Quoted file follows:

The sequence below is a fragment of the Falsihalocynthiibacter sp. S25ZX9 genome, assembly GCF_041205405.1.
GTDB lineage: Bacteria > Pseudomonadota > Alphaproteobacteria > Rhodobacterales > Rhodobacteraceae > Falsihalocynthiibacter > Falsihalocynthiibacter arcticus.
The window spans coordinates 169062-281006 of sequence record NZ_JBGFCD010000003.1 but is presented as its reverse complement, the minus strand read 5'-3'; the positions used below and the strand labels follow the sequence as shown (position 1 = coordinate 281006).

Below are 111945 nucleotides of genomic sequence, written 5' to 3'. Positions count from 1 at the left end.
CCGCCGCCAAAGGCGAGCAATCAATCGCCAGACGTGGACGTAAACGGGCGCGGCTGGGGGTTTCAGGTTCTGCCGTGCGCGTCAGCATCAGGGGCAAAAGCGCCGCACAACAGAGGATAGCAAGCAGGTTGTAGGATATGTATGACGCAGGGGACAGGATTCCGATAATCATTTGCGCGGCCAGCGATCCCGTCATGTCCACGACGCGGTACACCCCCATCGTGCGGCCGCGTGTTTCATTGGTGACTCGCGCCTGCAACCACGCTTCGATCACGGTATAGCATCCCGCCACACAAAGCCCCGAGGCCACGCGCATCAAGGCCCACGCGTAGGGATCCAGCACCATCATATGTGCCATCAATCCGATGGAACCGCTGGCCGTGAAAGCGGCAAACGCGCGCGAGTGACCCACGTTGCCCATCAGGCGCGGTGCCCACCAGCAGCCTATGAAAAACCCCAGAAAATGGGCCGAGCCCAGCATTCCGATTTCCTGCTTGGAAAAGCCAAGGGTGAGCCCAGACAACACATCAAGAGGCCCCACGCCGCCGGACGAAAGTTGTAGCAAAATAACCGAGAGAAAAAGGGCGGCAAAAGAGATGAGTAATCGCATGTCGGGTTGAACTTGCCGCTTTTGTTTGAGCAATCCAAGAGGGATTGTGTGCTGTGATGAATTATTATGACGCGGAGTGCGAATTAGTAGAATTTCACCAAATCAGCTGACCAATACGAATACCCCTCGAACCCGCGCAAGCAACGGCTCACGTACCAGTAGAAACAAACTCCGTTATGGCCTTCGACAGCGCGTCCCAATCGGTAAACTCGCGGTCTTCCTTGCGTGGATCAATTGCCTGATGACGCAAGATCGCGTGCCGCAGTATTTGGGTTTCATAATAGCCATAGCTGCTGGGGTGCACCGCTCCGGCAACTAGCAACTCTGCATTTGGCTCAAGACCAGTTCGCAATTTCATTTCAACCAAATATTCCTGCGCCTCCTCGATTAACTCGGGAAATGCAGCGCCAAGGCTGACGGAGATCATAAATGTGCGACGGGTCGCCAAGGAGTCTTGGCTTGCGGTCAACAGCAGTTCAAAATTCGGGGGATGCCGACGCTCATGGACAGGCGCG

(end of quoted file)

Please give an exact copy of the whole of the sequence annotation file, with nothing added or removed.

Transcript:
The sequence below is a fragment of the Falsihalocynthiibacter sp. S25ZX9 genome, assembly GCF_041205405.1.
GTDB lineage: Bacteria > Pseudomonadota > Alphaproteobacteria > Rhodobacterales > Rhodobacteraceae > Falsihalocynthiibacter > Falsihalocynthiibacter arcticus.
The window spans coordinates 169062-281006 of sequence record NZ_JBGFCD010000003.1 but is presented as its reverse complement, the minus strand read 5'-3'; the positions used below and the strand labels follow the sequence as shown (position 1 = coordinate 281006).

Below are 111945 nucleotides of genomic sequence, written 5' to 3'. Positions count from 1 at the left end.
CCGCCGCCAAAGGCGAGCAATCAATCGCCAGACGTGGACGTAAACGGGCGCGGCTGGGGGTTTCAGGTTCTGCCGTGCGCGTCAGCATCAGGGGCAAAAGCGCCGCACAACAGAGGATAGCAAGCAGGTTGTAGGATATGTATGACGCAGGGGACAGGATTCCGATAATCATTTGCGCGGCCAGCGATCCCGTCATGTCCACGACGCGGTACACCCCCATCGTGCGGCCGCGTGTTTCATTGGTGACTCGCGCCTGCAACCACGCTTCGATCACGGTATAGCATCCCGCCACACAAAGCCCCGAGGCCACGCGCATCAAGGCCCACGCGTAGGGATCCAGCACCATCATATGTGCCATCAATCCGATGGAACCGCTGGCCGTGAAAGCGGCAAACGCGCGCGAGTGACCCACGTTGCCCATCAGGCGCGGTGCCCACCAGCAGCCTATGAAAAACCCCAGAAAATGGGCCGAGCCCAGCATTCCGATTTCCTGCTTGGAAAAGCCAAGGGTGAGCCCAGACAACACATCAAGAGGCCCCACGCCGCCGGACGAAAGTTGTAGCAAAATAACCGAGAGAAAAAGGGCGGCAAAAGAGATGAGTAATCGCATGTCGGGTTGAACTTGCCGCTTTTGTTTGAGCAATCCAAGAGGGATTGTGTGCTGTGATGAATTATTATGACGCGGAGTGCGAATTAGTAGAATTTCACCAAATCAGCTGACCAATACGAATACCCCTCGAACCCGCGCAAGCAACGGCTCACGTACCAGTAGAAACAAACTCCGTTATGGCCTTCGACAGCGCGTCCCAATCGGTAAACTCGCGGTCTTCCTTGCGTGGATCAATTGCCTGATGACGCAAGATCGCGTGCCGCAGTATTTGGGTTTCATAATAGCCATAGCTGCTGGGGTGCACCGCTCCGGCAACTAGCAACTCTGCATTTGGCTCAAGACCAGTTCGCAATTTCATTTCAACCAAATATTCCTGCGCCTCCTCGATTAACTCGGGAAATGCAGCGCCAAGGCTGACGGAGATCATAAATGTGCGACGGGTCGCCAAGGAGTCTTGGCTTGCGGTCAACAGCAGTTCAAAATTCGGGGGATGCCGACGCTCATGGACAGGCGCG